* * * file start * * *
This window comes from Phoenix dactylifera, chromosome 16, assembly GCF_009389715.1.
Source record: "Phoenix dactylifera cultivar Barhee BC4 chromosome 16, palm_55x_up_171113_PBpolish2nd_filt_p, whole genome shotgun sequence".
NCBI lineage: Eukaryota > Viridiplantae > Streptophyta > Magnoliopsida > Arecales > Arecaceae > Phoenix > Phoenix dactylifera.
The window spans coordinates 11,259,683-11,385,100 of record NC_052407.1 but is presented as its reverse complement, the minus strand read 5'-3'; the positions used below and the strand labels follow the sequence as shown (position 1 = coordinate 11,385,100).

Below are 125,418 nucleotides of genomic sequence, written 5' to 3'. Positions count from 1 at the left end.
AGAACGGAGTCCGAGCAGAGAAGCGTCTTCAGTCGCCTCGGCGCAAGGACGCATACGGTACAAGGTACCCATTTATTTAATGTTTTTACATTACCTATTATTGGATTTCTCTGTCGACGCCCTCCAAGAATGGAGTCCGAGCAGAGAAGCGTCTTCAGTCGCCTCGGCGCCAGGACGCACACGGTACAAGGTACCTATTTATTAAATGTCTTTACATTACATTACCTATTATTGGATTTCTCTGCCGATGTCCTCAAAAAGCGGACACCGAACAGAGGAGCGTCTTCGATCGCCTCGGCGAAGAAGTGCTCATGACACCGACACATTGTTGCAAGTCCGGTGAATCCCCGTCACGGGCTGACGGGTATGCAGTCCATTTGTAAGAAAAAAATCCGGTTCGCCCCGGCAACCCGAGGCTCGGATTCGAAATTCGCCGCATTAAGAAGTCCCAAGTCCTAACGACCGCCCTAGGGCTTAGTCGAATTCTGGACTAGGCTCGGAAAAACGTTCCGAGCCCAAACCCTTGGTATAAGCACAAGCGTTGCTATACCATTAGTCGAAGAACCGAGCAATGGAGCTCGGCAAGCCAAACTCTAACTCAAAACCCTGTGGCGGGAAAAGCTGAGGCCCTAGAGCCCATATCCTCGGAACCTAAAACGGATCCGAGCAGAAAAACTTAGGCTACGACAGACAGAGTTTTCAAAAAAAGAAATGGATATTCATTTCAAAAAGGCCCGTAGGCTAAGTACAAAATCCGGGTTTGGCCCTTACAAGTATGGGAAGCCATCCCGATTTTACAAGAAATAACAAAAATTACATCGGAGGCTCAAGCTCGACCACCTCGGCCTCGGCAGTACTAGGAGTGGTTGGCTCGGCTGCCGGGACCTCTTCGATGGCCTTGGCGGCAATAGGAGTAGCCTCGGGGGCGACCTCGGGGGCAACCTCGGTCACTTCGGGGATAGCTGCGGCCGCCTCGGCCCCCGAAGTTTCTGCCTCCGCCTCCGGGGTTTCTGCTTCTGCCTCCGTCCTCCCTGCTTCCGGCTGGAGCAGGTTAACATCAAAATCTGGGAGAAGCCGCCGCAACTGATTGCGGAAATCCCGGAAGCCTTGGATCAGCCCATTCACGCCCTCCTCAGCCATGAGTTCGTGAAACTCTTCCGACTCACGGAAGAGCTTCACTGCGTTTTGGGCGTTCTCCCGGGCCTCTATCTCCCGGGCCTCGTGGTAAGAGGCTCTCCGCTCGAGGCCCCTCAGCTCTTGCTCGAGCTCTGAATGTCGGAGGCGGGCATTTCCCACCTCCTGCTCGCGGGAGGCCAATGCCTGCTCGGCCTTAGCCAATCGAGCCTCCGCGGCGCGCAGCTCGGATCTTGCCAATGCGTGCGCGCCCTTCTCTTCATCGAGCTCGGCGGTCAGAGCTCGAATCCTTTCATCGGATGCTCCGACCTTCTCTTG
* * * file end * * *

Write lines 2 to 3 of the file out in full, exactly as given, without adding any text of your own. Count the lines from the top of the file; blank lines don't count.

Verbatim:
Source record: "Phoenix dactylifera cultivar Barhee BC4 chromosome 16, palm_55x_up_171113_PBpolish2nd_filt_p, whole genome shotgun sequence".
NCBI lineage: Eukaryota > Viridiplantae > Streptophyta > Magnoliopsida > Arecales > Arecaceae > Phoenix > Phoenix dactylifera.